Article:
>> No.11990507
File: 126 KB, 1131x622, math majors on suicide watch.jpg [View same] [iqdb] [saucenao] [google] [report]

They are nonsense. Pic related shows how easily complex numbers fall apart.

>> No.11990684

>literally write -1 instead of i
>pic related shows how easily negative numbers fall apart

>> No.11990730


>> No.11990932

You have missed your opportunity for the ultimate shitpost.

"Are imaginary numbers even real?"

>> No.11990934

(-1)^2 + 1^2 = 1 + 1 = 2

>> No.11991393

I stopped caring about math when I was introduced to the concept of imaginary numbers. What a crock of shit. If your equation can only be solved by inventing numbers that can't exist, like some kind of math deity , then you are fucking wrong and the math is flawed. Same for algebra solutions that basically say "the correct answer is whatever the correct answer is". Thats what the math said transcribed to words but god forbid if i wrote in down in english instead of the ancient math runes the teacher word mark me wrong.

Math is logical and numbers never lie my ass. Math is just as flawed as any other human construct.

>> No.11991948

that's the point. no solutions for sqrt(negative) is a flaw. Imaginary numbers is one way of fixing it. They are not imaginary. It's just a name, and it stuck.

>> No.11991950

works on my machine

>> No.11992024

They're most useful when they're imagined away.

>> No.11992027
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>> No.11992050

You can say the exact same thing about your bog standard integer. You'll never see an actual 4 in nature. They're abstractions invented without corresponding physical objects because they're useful for certain purposes.

>> No.11992134

[math]i\cdot\bar{i}+ 1\cdot\bar{1} = 1 + 1 = 2[/math]

>> No.11992138

'i' does have practical applications though.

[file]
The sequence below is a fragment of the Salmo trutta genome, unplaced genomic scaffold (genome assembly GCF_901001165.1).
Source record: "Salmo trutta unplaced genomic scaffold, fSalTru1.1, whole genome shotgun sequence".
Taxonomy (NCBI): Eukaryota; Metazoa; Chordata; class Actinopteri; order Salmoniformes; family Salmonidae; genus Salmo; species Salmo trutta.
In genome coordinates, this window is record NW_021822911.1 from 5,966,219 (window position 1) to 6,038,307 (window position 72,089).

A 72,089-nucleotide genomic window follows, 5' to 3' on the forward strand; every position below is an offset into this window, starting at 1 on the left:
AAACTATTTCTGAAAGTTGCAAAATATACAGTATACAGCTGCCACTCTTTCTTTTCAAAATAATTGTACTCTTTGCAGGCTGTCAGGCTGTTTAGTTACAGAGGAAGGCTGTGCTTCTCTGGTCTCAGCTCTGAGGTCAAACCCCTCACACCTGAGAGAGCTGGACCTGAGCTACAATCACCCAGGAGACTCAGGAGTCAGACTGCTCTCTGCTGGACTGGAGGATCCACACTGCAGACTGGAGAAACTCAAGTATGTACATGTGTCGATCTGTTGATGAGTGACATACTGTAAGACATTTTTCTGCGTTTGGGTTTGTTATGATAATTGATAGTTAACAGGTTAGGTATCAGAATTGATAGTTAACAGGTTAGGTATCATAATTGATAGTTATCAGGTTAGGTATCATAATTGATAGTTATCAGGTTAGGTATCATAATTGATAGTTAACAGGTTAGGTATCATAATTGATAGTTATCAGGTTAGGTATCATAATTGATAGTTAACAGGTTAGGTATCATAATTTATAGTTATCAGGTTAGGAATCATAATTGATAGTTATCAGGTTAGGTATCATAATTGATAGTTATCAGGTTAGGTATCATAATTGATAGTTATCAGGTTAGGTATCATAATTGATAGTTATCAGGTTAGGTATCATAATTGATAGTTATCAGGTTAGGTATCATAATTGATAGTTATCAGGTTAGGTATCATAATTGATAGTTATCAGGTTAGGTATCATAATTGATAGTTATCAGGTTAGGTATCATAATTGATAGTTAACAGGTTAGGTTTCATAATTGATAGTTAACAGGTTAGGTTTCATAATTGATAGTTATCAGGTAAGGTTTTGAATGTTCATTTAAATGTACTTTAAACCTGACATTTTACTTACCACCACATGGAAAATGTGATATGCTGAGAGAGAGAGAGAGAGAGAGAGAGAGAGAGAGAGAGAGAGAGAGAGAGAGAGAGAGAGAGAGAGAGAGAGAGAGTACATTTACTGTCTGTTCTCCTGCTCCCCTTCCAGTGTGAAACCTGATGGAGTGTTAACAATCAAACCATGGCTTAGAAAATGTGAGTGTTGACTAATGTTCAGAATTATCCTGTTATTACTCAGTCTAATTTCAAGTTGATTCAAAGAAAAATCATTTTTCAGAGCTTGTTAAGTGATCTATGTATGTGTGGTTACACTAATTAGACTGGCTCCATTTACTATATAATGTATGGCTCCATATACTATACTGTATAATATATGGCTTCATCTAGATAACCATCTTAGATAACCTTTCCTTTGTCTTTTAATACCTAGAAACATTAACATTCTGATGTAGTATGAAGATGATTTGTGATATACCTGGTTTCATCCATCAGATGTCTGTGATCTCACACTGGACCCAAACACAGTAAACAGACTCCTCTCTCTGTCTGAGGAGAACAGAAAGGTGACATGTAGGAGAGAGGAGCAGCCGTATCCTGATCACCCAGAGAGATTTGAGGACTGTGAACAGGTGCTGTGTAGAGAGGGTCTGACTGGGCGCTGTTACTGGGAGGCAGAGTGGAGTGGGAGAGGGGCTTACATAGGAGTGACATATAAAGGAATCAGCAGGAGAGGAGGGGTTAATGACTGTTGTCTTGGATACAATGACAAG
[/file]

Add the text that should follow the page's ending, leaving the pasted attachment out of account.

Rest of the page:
>> No.11992320

It definitely does but that has nothing to do with why it's valid

>> No.11992347

shit pasta
give up

>> No.11992757

i^2 + 1^2 = -1 + 1 = 0

>> No.11992773

Complex numbers are the algebraic closure of real numbers.

>> No.11993625
File: 147 KB, 1024x576, 1491035967564.jpg [View same] [iqdb] [saucenao] [google] [report]


[math]-i^2+1^2 = 2[/math]

>> No.11994982

you're not using the correct inner product anon

>> No.11995018

>muh inner product
It's just the pythagorean theorem, brainlet.

>> No.11995031

pythagorean theorem is a statement about inner products anon

>> No.11995047

>he doesn't know greeks invented the inner product

>> No.11995053

Look at the original pic, anon. There's nothing more than the plain pythagorean theorem, just simple geometry.

>> No.11995073

>plain pythagorean theorem
>the sum of the squares of the lengths of each of the triangle's legs is the same as the square of the length of the triangle's hypotenuse
>square of the length
[math]|x|^2 = \langle x,x \rangle[/math]

>> No.11995081

>>square of the length
x^2 = x*x
Don't try to justify the flaws in complex numbers with gibberish.

>> No.11995101

>>square of the length
[math]|x|^2 = \langle x,x \rangle[/math]

>> No.11995118

I accept your defeat.

>> No.11995144

>I have no argument

>> No.11995161

>You are right modulo 2Pi.

>> No.11995163

I know you don't, that's why I accept your defeat.

>> No.11995902

> implying ye know shite about splitting fields

>> No.11995947

Okay, but all joking aside: this was a whole thread a while back, and I saw a *lot* of different posters talking about how it destroyed the concept of imaginary numbers.
So, like... are there just that many trolls here? Or are there actually just tons of stupid people here on /sci, and I miss them because I assume they were being ironic?
Might make a thread about this later, want /sci's opinion on how stupid /sci is.

>> No.11996018

If a notion can be consistently and unambiguously defined, and can be shown to have no contradictions, why should it not be considered to have a bona fide mathematical "existence"?

>> No.11996066

lurk more buddy

>> No.11996093

came here to post this

>> No.11996111

Them being a useful tool is good enough for me. All that other bullshit is just philosophical nonsense.

>> No.11996289